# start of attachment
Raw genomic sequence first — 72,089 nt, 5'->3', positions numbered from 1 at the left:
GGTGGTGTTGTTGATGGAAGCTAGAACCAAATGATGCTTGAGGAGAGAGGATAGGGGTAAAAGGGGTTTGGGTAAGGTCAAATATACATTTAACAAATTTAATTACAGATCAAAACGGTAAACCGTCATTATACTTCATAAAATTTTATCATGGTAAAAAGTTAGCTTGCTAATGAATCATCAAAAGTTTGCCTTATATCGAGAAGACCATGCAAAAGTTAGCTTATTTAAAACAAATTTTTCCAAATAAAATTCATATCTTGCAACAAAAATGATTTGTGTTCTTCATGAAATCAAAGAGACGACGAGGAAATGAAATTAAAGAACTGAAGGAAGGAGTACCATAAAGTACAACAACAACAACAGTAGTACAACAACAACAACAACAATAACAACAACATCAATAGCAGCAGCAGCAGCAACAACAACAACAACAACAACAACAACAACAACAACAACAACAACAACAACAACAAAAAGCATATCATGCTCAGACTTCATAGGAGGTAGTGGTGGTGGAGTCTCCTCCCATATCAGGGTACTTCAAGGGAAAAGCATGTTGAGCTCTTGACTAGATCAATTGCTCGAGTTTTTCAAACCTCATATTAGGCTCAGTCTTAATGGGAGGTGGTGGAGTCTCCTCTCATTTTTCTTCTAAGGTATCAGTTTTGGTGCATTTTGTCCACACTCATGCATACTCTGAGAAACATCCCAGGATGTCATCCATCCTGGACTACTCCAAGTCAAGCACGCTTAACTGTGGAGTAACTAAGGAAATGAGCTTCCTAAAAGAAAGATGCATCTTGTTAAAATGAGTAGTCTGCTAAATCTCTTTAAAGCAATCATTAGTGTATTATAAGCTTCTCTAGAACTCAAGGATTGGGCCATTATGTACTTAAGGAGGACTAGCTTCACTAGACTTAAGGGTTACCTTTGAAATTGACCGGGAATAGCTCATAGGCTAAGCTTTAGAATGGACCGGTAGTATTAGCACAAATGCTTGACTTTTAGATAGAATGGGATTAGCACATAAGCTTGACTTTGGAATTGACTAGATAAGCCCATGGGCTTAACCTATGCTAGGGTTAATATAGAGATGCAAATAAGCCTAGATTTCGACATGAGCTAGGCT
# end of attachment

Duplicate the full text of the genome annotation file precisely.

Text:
Raw genomic sequence first — 72,089 nt, 5'->3', positions numbered from 1 at the left:
GGTGGTGTTGTTGATGGAAGCTAGAACCAAATGATGCTTGAGGAGAGAGGATAGGGGTAAAAGGGGTTTGGGTAAGGTCAAATATACATTTAACAAATTTAATTACAGATCAAAACGGTAAACCGTCATTATACTTCATAAAATTTTATCATGGTAAAAAGTTAGCTTGCTAATGAATCATCAAAAGTTTGCCTTATATCGAGAAGACCATGCAAAAGTTAGCTTATTTAAAACAAATTTTTCCAAATAAAATTCATATCTTGCAACAAAAATGATTTGTGTTCTTCATGAAATCAAAGAGACGACGAGGAAATGAAATTAAAGAACTGAAGGAAGGAGTACCATAAAGTACAACAACAACAACAGTAGTACAACAACAACAACAACAATAACAACAACATCAATAGCAGCAGCAGCAGCAACAACAACAACAACAACAACAACAACAACAACAACAACAACAACAACAACAACAAAAAGCATATCATGCTCAGACTTCATAGGAGGTAGTGGTGGTGGAGTCTCCTCCCATATCAGGGTACTTCAAGGGAAAAGCATGTTGAGCTCTTGACTAGATCAATTGCTCGAGTTTTTCAAACCTCATATTAGGCTCAGTCTTAATGGGAGGTGGTGGAGTCTCCTCTCATTTTTCTTCTAAGGTATCAGTTTTGGTGCATTTTGTCCACACTCATGCATACTCTGAGAAACATCCCAGGATGTCATCCATCCTGGACTACTCCAAGTCAAGCACGCTTAACTGTGGAGTAACTAAGGAAATGAGCTTCCTAAAAGAAAGATGCATCTTGTTAAAATGAGTAGTCTGCTAAATCTCTTTAAAGCAATCATTAGTGTATTATAAGCTTCTCTAGAACTCAAGGATTGGGCCATTATGTACTTAAGGAGGACTAGCTTCACTAGACTTAAGGGTTACCTTTGAAATTGACCGGGAATAGCTCATAGGCTAAGCTTTAGAATGGACCGGTAGTATTAGCACAAATGCTTGACTTTTAGATAGAATGGGATTAGCACATAAGCTTGACTTTGGAATTGACTAGATAAGCCCATGGGCTTAACCTATGCTAGGGTTAATATAGAGATGCAAATAAGCCTAGATTTCGACATGAGCTAGGCT